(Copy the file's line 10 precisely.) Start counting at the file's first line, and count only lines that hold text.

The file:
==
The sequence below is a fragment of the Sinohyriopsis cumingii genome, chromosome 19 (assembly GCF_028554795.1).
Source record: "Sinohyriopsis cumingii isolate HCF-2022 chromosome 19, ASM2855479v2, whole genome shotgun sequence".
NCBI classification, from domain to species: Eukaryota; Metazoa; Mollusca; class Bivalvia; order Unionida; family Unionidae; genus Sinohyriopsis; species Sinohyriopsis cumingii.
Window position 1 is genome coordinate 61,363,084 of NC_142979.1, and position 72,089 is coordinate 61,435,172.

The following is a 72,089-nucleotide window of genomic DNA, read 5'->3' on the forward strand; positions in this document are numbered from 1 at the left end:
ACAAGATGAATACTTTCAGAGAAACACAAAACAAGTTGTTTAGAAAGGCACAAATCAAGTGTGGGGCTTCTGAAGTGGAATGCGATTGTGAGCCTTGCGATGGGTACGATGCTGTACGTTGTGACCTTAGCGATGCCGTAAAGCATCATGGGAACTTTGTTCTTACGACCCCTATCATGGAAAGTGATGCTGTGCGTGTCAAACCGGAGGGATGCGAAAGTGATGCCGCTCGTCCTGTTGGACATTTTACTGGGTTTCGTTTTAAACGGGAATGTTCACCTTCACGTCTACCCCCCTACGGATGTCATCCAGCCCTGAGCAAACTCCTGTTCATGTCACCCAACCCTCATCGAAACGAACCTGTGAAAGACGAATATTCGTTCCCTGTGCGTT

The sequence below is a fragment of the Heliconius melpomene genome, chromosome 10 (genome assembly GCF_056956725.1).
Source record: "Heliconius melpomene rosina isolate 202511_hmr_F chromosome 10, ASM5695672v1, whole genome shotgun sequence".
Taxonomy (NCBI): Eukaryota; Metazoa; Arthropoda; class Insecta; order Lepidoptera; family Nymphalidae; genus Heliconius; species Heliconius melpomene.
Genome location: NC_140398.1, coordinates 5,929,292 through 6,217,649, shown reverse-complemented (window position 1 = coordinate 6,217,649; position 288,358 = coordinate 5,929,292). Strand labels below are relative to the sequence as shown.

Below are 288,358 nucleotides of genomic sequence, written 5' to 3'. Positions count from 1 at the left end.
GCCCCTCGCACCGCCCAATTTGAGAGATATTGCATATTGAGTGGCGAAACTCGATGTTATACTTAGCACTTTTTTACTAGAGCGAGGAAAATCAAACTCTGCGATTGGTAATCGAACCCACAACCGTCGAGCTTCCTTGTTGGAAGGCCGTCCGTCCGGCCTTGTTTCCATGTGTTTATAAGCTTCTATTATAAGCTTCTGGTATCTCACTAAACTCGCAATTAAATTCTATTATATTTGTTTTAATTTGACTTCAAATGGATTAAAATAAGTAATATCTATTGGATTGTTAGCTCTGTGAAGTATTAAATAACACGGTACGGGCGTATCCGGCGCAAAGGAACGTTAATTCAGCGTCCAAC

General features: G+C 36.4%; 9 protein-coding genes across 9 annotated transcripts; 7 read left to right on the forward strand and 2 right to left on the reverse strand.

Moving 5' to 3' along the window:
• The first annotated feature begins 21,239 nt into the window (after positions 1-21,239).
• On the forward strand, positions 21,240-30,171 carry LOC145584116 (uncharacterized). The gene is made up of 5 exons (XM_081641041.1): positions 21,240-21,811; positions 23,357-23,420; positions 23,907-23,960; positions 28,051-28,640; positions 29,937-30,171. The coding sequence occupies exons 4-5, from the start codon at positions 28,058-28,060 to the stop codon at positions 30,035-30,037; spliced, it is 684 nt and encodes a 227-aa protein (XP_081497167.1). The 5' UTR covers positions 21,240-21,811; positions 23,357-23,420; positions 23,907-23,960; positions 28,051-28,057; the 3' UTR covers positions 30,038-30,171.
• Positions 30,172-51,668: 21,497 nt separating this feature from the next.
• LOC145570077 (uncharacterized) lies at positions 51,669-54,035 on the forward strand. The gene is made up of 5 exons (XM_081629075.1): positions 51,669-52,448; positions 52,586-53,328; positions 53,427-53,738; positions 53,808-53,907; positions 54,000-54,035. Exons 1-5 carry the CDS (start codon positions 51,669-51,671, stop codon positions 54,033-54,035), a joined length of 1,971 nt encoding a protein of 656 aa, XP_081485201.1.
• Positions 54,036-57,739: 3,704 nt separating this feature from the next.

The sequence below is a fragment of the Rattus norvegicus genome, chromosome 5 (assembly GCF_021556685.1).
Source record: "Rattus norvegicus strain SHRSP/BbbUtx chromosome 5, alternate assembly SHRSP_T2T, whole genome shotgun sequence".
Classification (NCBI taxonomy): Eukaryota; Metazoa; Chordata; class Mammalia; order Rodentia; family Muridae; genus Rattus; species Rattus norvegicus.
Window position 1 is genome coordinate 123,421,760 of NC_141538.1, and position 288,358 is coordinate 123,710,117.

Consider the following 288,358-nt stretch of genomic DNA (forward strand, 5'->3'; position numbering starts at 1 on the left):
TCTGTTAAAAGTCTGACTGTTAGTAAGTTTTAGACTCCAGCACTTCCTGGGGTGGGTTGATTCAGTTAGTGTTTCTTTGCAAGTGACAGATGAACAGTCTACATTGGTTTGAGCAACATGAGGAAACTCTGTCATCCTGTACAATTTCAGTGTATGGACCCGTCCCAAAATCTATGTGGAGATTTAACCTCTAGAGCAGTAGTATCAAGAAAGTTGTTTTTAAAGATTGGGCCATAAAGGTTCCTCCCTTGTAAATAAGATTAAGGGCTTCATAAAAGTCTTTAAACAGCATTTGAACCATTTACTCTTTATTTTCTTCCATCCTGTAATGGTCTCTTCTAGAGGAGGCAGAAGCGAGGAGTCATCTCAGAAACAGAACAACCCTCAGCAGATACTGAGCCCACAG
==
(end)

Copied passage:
Genome location: NC_140398.1, coordinates 5,929,292 through 6,217,649, shown reverse-complemented (window position 1 = coordinate 6,217,649; position 288,358 = coordinate 5,929,292). Strand labels below are relative to the sequence as shown.